The region that is now the country of Georgia claims a number of firsts:
- It was the first place in Europe to be settled by great apes or hominids (as evidenced by remains dated to 1.8 million years ago);
- It was one of the first areas to formally adopt Christianity (227 AD); and most importantly for this post
- It is generally credited as the birthplace of wine which has been made there since 6,000 BC.
In fact, the Georgian name for wine, “Ghvino” is thought to be the origin of the words “Vino” and “wine”. And it continues to produce wines today.
Georgia’s Wine-Growing Regions
The country of Georgia is located in southwestern Asia. The Black Sea borders it to the west, Russia to the north, Turkey and Armenia to the south, and Azerbaijan to the southeast.
Although Georgia has many different climates, it is generally Mediterranean. The moist air coming from the Black Sea and the Greater Caucasus Mountain Range protects it from the cold air of the north. The Lesser Caucasus Range protects it from the hot, dry air from the south. The result? Georgia has five distinct wine-growing appellations in 10 general microzones. They are:
- The initial Neolithic Era regions of the south, where Neolithic grape seeds date back 8,000 years;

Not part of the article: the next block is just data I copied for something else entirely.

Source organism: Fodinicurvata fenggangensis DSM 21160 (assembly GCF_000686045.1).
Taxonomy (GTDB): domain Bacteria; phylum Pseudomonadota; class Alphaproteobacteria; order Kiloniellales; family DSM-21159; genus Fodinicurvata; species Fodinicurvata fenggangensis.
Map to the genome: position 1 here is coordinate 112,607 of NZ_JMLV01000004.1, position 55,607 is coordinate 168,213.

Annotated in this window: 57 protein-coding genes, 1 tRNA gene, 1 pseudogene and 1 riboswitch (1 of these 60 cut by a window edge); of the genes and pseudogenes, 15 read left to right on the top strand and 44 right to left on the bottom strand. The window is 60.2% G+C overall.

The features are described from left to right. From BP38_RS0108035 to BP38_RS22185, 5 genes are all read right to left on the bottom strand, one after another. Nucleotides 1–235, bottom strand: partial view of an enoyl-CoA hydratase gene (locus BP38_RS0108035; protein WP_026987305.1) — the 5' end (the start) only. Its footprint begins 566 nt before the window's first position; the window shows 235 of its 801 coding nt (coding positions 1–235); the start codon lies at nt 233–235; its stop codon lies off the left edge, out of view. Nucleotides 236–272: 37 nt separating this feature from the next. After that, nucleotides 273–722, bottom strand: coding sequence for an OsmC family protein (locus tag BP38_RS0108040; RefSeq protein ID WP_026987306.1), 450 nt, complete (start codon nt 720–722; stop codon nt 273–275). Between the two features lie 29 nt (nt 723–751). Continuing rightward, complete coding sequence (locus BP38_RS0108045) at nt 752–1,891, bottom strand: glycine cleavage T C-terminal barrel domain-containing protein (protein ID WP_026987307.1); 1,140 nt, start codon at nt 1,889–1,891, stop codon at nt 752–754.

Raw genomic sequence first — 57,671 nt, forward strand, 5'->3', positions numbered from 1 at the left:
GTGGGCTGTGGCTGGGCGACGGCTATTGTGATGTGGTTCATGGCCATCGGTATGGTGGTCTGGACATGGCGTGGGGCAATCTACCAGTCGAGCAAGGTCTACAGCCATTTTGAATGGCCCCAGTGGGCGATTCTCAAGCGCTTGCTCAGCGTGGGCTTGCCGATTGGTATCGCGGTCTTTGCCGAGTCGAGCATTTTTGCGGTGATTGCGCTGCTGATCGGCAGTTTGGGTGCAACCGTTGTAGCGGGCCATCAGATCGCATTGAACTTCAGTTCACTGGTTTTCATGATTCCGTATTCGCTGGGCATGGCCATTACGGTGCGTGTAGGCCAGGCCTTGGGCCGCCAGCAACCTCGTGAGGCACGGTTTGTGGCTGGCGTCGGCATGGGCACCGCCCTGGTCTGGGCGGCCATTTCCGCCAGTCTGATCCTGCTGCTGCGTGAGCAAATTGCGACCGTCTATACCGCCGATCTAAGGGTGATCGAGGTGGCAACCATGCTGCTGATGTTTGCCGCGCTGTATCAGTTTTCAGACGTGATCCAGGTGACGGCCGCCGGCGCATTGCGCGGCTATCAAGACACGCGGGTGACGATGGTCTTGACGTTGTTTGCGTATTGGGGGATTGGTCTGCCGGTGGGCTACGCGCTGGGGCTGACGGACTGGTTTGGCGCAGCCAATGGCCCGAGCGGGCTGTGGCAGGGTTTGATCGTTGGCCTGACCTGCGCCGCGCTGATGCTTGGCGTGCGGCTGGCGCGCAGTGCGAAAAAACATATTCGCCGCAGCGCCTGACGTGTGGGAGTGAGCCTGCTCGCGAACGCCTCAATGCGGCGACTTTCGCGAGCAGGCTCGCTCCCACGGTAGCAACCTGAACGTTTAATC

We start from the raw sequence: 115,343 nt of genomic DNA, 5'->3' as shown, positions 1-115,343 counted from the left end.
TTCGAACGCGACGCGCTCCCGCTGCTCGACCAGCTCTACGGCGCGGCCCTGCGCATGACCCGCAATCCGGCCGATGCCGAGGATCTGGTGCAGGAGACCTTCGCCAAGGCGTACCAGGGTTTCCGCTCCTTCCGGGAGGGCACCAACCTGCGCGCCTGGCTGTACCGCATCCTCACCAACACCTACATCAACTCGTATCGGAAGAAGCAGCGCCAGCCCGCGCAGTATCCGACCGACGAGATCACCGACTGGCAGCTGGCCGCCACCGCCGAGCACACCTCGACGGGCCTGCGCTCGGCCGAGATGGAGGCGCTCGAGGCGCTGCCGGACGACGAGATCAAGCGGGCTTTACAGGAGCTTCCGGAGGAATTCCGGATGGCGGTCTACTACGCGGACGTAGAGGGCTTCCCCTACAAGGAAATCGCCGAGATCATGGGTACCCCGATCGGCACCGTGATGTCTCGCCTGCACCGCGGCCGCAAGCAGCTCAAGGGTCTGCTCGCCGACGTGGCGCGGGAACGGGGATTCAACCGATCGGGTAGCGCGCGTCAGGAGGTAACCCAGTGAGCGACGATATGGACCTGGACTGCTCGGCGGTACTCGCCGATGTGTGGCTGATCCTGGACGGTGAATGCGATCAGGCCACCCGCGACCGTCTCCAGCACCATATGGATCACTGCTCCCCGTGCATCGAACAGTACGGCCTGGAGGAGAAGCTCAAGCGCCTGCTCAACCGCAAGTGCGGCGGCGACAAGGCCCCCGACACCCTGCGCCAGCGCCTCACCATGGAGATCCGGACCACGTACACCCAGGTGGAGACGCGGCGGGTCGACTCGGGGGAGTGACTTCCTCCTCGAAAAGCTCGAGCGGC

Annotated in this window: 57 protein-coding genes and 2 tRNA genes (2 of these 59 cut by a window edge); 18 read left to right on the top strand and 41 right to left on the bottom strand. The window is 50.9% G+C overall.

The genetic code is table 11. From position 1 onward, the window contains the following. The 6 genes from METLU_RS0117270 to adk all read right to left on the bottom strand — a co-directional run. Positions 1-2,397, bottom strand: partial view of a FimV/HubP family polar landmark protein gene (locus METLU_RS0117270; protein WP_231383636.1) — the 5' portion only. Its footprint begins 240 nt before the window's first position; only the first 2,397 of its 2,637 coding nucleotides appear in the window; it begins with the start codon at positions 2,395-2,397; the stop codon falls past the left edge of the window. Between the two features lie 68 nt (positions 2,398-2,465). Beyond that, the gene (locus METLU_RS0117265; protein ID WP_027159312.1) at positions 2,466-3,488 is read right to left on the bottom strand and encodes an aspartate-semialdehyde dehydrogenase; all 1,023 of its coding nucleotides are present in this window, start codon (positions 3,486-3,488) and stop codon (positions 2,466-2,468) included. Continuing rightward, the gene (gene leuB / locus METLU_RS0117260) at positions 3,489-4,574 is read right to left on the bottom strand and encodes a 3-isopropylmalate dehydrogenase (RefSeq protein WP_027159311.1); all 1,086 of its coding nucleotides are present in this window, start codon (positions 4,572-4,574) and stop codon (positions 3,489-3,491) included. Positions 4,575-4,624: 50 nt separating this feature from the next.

- Abkhazia in the west;
- Racha-Lechhumi and Kvemo Svaneti in the foothills of the Greater Caucasus; and
- Kakheti in the east, which is the largest and best known.
The country has also been generously endowed with a range of grapes from which to make its wines: more than 500 varieties of indigenous grapes (nearly one-sixth of the world’s grape varieties) of which commercial wine producers use about 38. But despite this variety, two native grapes dominate Georgia’s production of both single-varietal wines and blends. These are the white Rkatsiteli and red Saperavi grapes.
The Saperavi Grape
The Saperavi grape originated in Georgia’s Kakheti region. It is the oldest of the country’s cultivated grapes and continues to be the most important and widely used of the country’s commercial wine grapes. While it has long spread across all of the country’s wine regions and into southern Russia, it has since spread to other Eastern European countries and even into Australia, and northeastern North America (especially the Finger Lakes and the Niagara escarpment).